- 33% (86 chemicals) were pesticides used in agriculture that can end up in our food (more on food contact substances and pesticides on follow-up blogs - stay tuned!).
Of the 66 food ingredients that were active, 59 inhibit and 7 activate the function of the thyroid receptor. Fifty-nine percent (39 chemicals) of these ingredients were flavors (See the full list below). Four of the 66 food ingredients that were inhibitors of the thyroid receptor —ethoxyquin, FD&C Red No. 3, heptyl paraben and vitamin D3 — were already identified by FDA as having an adverse effect on the thyroid in animal studies. Some of you might be thinking, “Wait, isn’t vitamin D3 good for me?” Yes, in the right amount it can be good for you. Vitamins, like many other natural and man-made chemicals may have a range of safe doses outside which too much may cause harmful effects. Toxicology helps us identify the highest amount of an additive that can be consumed without causing adverse effects.
It’s worrisome that at any given time, a pregnant woman or a child may be assaulted by a slew of chemicals, all affecting their thyroid system. Each individual chemical may or may not have a harmful effect, but the real concern is that we know next to nothing about the cumulative effect of how being exposed to multiple chemicals can impact thyroid hormones and their ability to support the healthy development of a child’s brain. A cumulative effect occurs when two or more chemicals affect the same tissue, organ or system in the body.
Although each chemical by itself may not cause adverse effects in, let’s say the thyroid, combining multiple chemicals also affecting the same system could potentially add up to harm. With so many additives targeting the thyroid gland, shouldn’t FDA be reassessing them based on their cumulative effect — basically doing what Congress required the agency to do in 1958? (the food additives law requires such cumulative effect analyses, see 21 U.S.C. §348(c)(5) and 21 CFR 170.3(i)). The chemicals red-flagged by Tox21 data for thyroid receptor deserve additional scrutiny.
Fast and efficient screening methods such as Tox21 are important sources of much-needed information for thousands of chemicals in food without any toxicity data. While the Environmental Protection Agency has published its thinking of what the 21st century risk assessment should look like in light of new and emerging knowledge and data produced using new technologies, FDA has been quiet. To my knowledge, the agency has made no use of these tests, and hasn’t even asked its Food Advisory Committee for advice on how to consider this massive amount of important new data. It’s time for FDA to break the silence and tell us how it will use Tox21 data, and how the agency will harness these new technologies to design a chemical safety reassessment program based on cumulative toxic effects. We need to hear your voice, FDA!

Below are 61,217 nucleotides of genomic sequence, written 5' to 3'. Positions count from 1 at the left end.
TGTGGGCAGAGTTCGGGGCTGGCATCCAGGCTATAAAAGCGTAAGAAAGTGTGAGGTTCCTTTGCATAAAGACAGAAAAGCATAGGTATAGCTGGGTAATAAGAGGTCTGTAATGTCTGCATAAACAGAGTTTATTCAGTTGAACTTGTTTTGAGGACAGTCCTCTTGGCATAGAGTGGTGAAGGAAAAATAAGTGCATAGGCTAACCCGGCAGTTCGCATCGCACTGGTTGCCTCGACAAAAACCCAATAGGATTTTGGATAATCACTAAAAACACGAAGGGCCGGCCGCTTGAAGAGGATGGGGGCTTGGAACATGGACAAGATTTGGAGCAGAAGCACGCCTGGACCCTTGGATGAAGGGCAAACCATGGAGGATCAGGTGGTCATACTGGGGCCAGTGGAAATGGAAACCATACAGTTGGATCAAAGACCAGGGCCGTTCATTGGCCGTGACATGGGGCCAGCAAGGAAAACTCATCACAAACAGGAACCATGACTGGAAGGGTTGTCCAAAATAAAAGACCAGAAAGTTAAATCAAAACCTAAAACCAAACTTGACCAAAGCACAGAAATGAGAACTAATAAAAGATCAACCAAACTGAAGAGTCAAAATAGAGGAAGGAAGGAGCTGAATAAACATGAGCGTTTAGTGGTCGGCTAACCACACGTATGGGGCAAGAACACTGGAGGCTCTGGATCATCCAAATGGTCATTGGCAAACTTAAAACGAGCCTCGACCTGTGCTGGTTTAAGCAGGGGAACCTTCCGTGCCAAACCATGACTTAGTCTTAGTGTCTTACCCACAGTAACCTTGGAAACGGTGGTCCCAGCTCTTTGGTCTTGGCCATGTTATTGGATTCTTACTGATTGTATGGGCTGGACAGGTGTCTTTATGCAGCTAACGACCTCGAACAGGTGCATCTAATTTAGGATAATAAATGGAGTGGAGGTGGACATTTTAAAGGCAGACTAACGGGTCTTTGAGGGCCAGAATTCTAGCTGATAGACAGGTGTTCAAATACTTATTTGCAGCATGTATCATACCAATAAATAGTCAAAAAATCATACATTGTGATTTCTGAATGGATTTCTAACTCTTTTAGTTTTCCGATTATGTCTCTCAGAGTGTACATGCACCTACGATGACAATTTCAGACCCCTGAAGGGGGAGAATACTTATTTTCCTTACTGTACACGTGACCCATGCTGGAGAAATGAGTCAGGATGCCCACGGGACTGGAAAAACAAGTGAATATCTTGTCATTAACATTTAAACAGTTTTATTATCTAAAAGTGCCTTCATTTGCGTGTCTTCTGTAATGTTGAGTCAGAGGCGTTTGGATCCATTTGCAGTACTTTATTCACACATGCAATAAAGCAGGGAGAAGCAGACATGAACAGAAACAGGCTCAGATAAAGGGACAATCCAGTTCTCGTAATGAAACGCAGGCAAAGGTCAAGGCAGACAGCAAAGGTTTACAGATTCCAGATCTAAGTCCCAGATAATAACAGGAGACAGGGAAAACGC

Food ingredients that reacted with the thyroid receptor assays in Tox21
|Chemical Name||CAS Number||Action on thyroid receptor||Use|
|1H-3a,7-Methanoazulen-6-ol, octahydro-3,6,8,8-tetramethyl-, (3R,3aS,6R,7R,8aS)-||77-53-2||Inhibitor||Flavor|
|Acetyl tributyl citrate||77-90-7||Inhibitor||Flavor|
|Linoleic acid||60-33-3||Inhibitor||Flavor and edible oil replacement and emulsifier|
|Dodecanoic acid||143-07-7||Inhibitor||Flavor and fruit coating|
|Sodium dodecyl sulfate||151-21-3||Inhibitor||Flavor and fruit coating|
|Capsaicin||404-86-4||Inhibitor||Flavor and pesticide|
|Farnesol||4602-84-0||Inhibitor||Flavor and pesticide|
|Thymol||89-83-8||Inhibitor||Flavor and pesticide|
|FD&C Red 3||16423-68-0||Inhibitor||Color|
|FD&C Green no. 3||2353-45-9||Inhibitor||Color|
|Lutein||127-40-2||Inhibitor||Color and nutrient|
|FD&C Blue no. 1||3844-45-9||Inhibitor||Color and Pesticide|
|Genistein||446-72-0||Inhibitor||Component in soy isoflavone ingredient|
|Ethoxyquin||91-53-2||Inhibitor||Preservative and Pesticide|
|Sodium dimethyldithiocarbamate||128-04-1||Inhibitor||Secondary direct additive
|Sodium dodecylbenzenesulfonate||25155-30-0||Inhibitor||Secondary direct additive|
|Docusate sodium||577-11-7||Inhibitor||Wetting agent|